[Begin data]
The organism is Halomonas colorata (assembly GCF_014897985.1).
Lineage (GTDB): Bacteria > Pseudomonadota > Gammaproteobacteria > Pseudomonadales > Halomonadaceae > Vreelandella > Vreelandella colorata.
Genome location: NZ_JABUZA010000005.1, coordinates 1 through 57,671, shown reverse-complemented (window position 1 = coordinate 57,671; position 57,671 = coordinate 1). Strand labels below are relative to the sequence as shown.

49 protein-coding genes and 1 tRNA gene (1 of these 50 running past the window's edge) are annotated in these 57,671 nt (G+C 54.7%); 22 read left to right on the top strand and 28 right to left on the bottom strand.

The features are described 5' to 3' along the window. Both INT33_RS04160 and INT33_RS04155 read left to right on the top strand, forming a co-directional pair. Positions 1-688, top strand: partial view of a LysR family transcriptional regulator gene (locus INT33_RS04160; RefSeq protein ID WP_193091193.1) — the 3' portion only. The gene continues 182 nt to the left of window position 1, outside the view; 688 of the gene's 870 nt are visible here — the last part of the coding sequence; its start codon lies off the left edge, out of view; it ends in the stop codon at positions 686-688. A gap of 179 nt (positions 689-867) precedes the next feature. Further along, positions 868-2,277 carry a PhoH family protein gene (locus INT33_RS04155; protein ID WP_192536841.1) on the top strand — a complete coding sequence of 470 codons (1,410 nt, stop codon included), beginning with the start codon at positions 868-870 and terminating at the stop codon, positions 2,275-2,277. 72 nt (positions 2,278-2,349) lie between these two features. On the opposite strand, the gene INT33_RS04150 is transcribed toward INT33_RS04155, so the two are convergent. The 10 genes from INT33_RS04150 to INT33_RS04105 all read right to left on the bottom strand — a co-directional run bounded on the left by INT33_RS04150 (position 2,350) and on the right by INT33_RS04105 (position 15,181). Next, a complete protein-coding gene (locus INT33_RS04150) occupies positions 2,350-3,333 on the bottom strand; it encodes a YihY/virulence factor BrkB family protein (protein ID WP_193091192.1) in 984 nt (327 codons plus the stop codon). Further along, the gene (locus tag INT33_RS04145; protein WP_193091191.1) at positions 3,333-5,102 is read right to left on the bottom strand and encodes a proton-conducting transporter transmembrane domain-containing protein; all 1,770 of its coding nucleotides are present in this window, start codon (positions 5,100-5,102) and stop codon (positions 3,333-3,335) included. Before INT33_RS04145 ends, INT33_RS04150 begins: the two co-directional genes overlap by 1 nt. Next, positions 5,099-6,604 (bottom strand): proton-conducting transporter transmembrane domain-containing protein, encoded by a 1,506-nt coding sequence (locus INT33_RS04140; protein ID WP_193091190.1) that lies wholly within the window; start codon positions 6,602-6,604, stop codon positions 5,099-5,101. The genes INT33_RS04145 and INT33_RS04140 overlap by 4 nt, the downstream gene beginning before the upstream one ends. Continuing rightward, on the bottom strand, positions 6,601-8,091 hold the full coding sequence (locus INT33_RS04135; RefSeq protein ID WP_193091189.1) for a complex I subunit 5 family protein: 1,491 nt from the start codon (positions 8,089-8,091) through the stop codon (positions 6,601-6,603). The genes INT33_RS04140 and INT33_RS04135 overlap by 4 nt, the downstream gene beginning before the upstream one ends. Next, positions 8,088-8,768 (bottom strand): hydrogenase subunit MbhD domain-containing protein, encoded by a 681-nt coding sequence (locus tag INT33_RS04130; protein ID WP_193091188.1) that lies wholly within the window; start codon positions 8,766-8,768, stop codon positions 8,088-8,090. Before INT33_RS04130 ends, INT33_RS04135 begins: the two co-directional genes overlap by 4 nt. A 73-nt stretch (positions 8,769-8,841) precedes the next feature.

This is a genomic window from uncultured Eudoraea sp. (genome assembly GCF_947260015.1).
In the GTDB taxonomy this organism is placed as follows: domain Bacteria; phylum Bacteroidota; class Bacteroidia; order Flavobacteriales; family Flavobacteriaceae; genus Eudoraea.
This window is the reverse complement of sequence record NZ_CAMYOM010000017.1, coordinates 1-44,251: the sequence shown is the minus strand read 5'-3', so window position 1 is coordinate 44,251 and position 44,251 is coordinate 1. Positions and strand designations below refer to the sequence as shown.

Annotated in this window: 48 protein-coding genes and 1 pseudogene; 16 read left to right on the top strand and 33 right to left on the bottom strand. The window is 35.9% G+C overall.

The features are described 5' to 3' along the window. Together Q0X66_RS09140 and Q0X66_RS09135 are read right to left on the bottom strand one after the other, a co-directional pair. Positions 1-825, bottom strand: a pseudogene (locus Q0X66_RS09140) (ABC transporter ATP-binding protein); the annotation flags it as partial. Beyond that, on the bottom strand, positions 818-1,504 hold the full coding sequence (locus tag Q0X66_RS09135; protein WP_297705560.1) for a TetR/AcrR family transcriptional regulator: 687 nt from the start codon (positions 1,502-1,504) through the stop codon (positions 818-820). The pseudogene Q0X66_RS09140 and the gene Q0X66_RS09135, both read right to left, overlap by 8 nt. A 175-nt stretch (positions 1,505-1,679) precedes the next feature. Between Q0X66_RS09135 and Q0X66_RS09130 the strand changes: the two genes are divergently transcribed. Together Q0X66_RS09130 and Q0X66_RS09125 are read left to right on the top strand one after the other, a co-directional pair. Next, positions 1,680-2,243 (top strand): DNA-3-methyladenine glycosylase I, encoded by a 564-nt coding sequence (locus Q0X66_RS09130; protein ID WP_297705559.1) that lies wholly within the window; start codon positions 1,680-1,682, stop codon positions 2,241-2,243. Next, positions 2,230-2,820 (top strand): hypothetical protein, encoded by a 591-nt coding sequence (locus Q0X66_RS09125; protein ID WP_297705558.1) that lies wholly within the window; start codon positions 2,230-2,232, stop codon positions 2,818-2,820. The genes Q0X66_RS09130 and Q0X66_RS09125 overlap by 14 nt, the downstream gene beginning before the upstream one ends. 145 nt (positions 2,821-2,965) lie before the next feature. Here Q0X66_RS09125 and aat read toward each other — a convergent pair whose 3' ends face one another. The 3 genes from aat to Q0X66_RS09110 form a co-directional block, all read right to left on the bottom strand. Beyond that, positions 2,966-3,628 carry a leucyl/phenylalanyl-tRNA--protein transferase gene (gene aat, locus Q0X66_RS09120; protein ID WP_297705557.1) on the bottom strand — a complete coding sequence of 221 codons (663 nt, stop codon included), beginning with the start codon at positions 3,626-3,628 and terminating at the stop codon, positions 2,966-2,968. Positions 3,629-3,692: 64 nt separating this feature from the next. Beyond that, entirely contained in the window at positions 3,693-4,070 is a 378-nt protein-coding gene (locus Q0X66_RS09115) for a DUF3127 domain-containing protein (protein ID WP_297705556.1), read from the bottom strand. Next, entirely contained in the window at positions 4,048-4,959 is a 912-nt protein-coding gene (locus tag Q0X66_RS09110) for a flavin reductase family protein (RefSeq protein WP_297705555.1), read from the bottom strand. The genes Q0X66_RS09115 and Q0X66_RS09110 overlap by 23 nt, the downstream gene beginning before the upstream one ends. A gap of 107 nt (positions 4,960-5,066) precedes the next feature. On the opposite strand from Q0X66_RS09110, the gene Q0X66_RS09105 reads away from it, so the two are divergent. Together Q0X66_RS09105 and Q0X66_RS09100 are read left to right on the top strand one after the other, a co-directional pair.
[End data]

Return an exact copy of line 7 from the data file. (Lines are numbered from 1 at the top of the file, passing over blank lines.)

In the GTDB taxonomy this organism is placed as follows: domain Bacteria; phylum Bacteroidota; class Bacteroidia; order Flavobacteriales; family Flavobacteriaceae; genus Eudoraea.